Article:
So what's the best equipment for storytelling, especially if you're in broadcasting? These are the reports on my safaris. Interested in your road-trip experiences too.
Sunday, August 27, 2006
Have Belkin Cracked the iPod Recorder?
Apple had crippled earlier iPod version so they could only record audio in dictation quality (8k) depite a nice microphone inside the Belkin iTalk. Now the TuneTalk Stereo claims "CD Quality" for 70 bucks. We like the fact that you can connect an external stereo microphone to the TuneTalk as well. Is this going to be of use to journalists desperate for something to replace the MiniDisc?
It seems this device will be launched at the Apple Paris show on September 12th 2006 and find its way into the retail outlets in Europe towards the end of October. Belkin has no samples before that.
Posted by Jonathan Marks at 8/27/2006 09:55:00 pm
Community Radio - 90% community?
Just posted an article (click link on title above) on the corporate website, which updates previous thoughts on the vital role radio is playing in West Africa. Its going wrong in Congo now because the media commission has no power to stop hate broadcasts. Those second round of elections look like turning into living hell....
Posted by Jonathan Marks at 8/27/2006 09:52:00 pm
This the sort of phone bridges you'll find in many local stations in Africa and Asia
One of the biggest challenges for small stations is putting phone calls on the air, and balancing the voice in the studio with the voice on the phone. This is the way they do it Porto Novo....mike next to the speakerphone.
Posted by Jonathan Marks at 8/27/2006 09:43:00 pm
JK Audio is a US company making two versions of a small telephone hybrid. There are many stations in Africa who want to make use of phone calls from listeners, but make do with putting a microphone next to a speakerphone to put the voice of the caller on the air. This would seem to be a solution, although rather pricy at 150 US dollars. Know of similar, cheaper solutions?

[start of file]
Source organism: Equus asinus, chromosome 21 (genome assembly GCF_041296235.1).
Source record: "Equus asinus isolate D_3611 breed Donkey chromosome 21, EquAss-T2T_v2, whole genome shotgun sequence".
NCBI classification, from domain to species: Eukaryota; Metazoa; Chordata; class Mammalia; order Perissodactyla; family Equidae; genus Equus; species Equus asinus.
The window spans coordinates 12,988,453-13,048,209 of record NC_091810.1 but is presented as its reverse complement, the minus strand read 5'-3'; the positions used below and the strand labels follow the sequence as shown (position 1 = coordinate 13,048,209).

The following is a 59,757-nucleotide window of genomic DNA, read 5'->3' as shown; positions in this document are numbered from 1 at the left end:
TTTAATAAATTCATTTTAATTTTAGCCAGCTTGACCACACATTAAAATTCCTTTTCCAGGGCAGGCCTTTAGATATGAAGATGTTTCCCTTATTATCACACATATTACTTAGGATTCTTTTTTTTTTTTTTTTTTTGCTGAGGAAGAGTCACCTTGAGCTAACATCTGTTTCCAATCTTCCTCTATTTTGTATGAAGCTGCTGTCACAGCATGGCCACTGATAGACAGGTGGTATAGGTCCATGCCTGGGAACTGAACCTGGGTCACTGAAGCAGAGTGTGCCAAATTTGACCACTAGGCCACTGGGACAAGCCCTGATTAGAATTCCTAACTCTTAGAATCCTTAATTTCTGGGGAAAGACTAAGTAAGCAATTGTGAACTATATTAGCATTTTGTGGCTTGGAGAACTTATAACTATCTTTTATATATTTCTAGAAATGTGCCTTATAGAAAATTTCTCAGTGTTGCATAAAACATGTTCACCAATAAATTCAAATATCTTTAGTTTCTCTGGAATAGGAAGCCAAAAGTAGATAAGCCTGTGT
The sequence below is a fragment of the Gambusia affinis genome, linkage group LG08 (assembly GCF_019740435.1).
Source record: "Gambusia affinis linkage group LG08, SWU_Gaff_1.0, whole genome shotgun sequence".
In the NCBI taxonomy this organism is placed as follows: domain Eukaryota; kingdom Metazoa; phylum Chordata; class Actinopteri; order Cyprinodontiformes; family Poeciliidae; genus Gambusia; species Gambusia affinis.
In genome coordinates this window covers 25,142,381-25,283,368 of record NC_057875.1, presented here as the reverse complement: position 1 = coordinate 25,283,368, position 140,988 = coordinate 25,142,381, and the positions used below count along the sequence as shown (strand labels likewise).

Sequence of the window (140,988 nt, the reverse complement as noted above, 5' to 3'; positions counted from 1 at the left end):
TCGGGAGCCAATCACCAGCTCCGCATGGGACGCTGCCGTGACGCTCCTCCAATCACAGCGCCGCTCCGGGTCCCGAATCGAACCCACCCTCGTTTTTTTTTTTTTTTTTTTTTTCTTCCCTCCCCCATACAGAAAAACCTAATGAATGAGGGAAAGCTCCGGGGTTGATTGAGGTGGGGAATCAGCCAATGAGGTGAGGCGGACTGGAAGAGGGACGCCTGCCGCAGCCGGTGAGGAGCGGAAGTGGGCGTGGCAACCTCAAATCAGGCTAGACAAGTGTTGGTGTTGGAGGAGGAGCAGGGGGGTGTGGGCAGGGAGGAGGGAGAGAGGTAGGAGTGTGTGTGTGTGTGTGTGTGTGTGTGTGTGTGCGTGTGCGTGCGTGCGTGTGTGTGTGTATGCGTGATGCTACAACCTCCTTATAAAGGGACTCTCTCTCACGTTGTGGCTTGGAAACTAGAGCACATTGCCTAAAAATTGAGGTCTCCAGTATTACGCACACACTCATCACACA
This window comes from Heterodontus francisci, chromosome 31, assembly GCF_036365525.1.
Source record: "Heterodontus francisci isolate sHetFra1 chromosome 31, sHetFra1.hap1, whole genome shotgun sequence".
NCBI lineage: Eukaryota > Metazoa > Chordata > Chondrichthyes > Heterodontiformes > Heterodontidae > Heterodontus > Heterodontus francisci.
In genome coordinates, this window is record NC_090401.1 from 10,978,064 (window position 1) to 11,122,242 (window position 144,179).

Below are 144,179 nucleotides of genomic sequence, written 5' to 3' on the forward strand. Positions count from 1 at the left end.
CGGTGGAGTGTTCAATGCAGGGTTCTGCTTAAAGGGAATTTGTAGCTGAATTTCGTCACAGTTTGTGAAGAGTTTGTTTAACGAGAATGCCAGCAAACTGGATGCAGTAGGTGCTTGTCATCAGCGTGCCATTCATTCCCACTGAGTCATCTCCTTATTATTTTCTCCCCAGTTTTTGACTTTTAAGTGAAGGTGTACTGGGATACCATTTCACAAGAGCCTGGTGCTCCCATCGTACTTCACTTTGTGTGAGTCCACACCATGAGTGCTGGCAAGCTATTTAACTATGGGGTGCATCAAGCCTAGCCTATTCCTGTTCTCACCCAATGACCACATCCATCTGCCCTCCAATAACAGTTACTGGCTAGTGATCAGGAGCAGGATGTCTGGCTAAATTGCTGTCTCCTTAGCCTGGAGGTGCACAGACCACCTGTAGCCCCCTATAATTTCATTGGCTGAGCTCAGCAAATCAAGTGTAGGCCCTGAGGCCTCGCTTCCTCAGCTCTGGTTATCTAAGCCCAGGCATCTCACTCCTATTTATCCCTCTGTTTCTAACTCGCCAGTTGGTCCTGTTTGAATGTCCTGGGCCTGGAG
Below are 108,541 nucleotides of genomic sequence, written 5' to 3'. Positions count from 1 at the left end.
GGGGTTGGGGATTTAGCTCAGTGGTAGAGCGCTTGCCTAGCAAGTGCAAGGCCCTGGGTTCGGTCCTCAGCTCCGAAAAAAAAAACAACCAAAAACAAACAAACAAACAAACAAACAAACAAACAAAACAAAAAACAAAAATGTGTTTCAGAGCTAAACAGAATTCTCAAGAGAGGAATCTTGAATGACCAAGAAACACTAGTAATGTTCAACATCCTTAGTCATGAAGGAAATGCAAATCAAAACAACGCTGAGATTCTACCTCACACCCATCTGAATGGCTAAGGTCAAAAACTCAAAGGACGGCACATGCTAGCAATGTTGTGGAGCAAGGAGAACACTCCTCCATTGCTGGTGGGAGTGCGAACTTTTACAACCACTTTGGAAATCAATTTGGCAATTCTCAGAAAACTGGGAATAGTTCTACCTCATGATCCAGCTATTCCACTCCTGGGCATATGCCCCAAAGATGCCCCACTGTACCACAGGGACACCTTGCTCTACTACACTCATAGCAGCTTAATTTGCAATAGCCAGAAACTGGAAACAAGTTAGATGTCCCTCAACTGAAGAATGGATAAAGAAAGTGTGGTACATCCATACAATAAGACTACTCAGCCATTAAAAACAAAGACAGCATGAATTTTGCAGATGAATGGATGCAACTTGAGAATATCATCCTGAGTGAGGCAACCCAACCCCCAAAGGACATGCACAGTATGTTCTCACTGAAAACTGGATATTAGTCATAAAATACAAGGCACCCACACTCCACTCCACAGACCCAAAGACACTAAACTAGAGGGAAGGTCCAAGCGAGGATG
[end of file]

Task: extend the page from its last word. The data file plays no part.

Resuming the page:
Posted by Jonathan Marks at 8/27/2006 09:35:00 pm
Saturday, August 26, 2006
Radio's Important Role Post-Disaster
It is simply amazing how quickly we forget. Hours after the Asian Tsunami on December 26th 2004, the global media were full of amateur videos of the devastation caused to millions of lives across the Indian Ocean. Digital photos of those missing were plastered on noticeboards and ebsites. Sadly, too many became notice boards commemorating those who passed away. And many of the websites that covered the event are now frozen. For many, the Tsunami is tragic but over – and unlikely to happen again.
Actually, natural disasters are definitely going to happen again. A new cycle of more destructive hurricanes began in the Caribbean last year. North , Central and South America will certainly need to be better prepared. It is not if, it is simply a matter of when. Earthquakes too, are not going to go away. I have spent the last year editing a special wiki (with help from Andy Sennitt) which examined how broadcasters reacted to the Tsunami. It reveals a lot of brave efforts, but also a lot of missed opportunies for co-operation between those working for media and development.
We are also definitely not prepared for helping radio stations in the next disaster area - and that could be anywhere in the world.
So what to do? A practical suggestion is sitting on my corporate website.
Posted by Jonathan Marks at 8/26/2006 06:11:00 pm
Subscribe to: Posts (Atom)